A snapshot of the nation’s energy stocks has highlighted the potential for Australia to become a major producer of hydrogen for domestic use and as an export commodity.
The hydrogen potential was contained in Geoscience Australia’s assessment of Australia’s Energy Commodity Resources assessment for 2022, which also included a detailed analysis of Australia’s non-renewable energy resources comprising uranium, coal, oil, and gas commodities in 2020 and 2021.
The report said that with large potential for renewable energy, abundant identified resources of natural gas and coal, and good potential geological storage sites for any co-produced CO2, Australia is well placed to become a major hydrogen producer.
“Australia’s future energy production will increasingly be focussed on developing clean energy technologies to meet the net zero greenhouse gas emissions target by 2050,” the report said.
“Australia’s first shipment of blue hydrogen to Japan in January 2022 was an important first step in developing our clean energy future.
“Development of an Australian hydrogen industry will not only ensure the nation’s future energy security, but also enable its abundant non-renewable energy resources to be transformed into a carbon free energy source for overseas markets.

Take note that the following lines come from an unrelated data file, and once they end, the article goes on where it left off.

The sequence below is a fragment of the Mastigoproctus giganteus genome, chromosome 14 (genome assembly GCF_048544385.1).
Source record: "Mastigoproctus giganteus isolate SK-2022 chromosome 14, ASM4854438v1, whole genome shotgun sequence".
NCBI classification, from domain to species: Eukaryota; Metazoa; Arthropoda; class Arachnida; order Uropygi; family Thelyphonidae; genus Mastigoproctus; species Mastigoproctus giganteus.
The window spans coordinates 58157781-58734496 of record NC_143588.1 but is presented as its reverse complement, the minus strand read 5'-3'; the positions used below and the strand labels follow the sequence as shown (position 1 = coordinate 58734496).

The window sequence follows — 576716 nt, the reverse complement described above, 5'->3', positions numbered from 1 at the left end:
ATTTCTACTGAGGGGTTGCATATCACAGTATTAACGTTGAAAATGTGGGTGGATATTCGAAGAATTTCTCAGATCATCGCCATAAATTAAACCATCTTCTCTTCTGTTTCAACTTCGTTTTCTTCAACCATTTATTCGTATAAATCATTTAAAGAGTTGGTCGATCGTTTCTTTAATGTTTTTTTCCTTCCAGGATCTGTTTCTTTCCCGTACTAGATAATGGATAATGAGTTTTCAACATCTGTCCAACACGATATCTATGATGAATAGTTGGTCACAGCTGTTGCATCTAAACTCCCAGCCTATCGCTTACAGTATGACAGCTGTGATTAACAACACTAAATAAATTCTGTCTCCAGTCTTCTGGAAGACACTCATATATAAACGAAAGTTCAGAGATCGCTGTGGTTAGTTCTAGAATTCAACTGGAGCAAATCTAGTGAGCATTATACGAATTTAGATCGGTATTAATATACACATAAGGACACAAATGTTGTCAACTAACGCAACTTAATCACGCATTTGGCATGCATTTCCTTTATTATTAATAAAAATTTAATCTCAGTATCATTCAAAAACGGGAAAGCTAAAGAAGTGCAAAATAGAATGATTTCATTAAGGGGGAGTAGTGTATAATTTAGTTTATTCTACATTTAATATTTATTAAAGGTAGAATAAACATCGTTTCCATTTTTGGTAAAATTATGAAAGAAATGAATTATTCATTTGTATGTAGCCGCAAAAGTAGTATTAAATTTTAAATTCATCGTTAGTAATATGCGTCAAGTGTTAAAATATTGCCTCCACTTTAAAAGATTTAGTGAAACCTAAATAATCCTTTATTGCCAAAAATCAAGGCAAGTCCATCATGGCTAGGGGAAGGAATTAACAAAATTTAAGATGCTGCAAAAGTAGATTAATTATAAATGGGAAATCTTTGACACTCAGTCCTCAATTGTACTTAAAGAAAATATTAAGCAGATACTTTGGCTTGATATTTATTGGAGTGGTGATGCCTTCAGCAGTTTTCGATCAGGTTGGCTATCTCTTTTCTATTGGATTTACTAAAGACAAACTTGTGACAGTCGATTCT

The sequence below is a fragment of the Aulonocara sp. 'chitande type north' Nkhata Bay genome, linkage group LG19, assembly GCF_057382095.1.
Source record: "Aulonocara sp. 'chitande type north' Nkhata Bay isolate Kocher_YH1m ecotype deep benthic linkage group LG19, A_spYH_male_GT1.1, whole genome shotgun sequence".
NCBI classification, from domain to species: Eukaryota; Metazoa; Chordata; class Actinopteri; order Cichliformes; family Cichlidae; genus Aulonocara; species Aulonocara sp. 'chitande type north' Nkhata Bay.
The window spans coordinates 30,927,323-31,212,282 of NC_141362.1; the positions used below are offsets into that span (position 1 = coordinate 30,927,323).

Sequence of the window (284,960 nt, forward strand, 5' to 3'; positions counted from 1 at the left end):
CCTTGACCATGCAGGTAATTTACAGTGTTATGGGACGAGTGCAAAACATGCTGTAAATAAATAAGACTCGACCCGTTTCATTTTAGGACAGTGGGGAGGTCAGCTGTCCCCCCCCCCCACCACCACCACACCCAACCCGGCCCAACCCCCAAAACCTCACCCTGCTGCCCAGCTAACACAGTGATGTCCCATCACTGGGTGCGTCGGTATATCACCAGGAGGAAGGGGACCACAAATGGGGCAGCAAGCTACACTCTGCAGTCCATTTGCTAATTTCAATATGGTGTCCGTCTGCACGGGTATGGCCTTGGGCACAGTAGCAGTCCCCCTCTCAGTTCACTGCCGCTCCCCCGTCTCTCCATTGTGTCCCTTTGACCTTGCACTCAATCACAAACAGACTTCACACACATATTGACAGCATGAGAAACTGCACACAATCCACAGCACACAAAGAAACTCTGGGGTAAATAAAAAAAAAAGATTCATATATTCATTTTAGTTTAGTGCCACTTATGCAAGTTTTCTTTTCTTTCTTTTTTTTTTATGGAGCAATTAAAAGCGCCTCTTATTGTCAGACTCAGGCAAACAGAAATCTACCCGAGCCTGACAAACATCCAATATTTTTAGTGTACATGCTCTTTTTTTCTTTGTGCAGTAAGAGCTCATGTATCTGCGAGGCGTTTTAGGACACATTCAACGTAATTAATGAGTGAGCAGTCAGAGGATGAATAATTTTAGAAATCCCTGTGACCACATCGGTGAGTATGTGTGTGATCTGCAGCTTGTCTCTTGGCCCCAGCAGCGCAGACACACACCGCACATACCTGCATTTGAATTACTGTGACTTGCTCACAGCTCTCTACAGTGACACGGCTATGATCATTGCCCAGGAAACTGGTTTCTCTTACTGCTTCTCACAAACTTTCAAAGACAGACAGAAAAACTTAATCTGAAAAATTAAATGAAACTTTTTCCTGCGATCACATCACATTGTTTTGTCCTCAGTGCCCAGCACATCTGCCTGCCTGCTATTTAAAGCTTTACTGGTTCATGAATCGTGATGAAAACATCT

“Some $133 billion to $185 billion is currently in the investment pipeline for hydrogen.
“This is equivalent to 35 per cent of all planned energy and mineral resource investment into Australia.
“The Government has also invested $1.2 billion in funding to support hydrogen projects and research.”
The report highlighted the decline in demand for oil, natural gas, coal, and uranium as COVID-19 lockdowns hampered industrial, commercial, and social activities globally.
Looking ahead, the report said that with vast, widely distributed energy resources across the country, Australia remains well placed to continue its role as a leading supplier of black coal, natural gas and uranium resources as world energy markets recover from the COVID-19 pandemic.
But it noted that Australia’s total demonstrated resources for oil, gas and black coal energy commodities all declined during 2020, despite falls in annual production.
“The decline in conventional natural gas and coal seam gas resources is particularly notable given the importance of these energy commodity resources for both domestic and global energy security and reflects diminishing exploration investment for new gas resources in recent years,” it said.
“Only 38 per cent of conventional gas resources and 52 per cent of coal seam gas resources are classified as proven and possible reserves, the remainder representing contingent resources with economic or technical barriers to their development.
“Contingent gas resources are not being converted to reserves at the same rate that our gas reserves are being produced. Unlocking these contingent gas resources is important to ensuring Australia’s future energy security.”
Federal Minister for Resources, and Northern Australia Madeleine King said the assessment reaffirmed Australia’s position as a leading global energy producer and supplier going into the current world energy crisis.
“Australia remains a secure and reliable supplier of energy to our trading partners, particularly in this time of global energy volatility, and we will continue to help them achieve their climate ambitions,” Minister King said.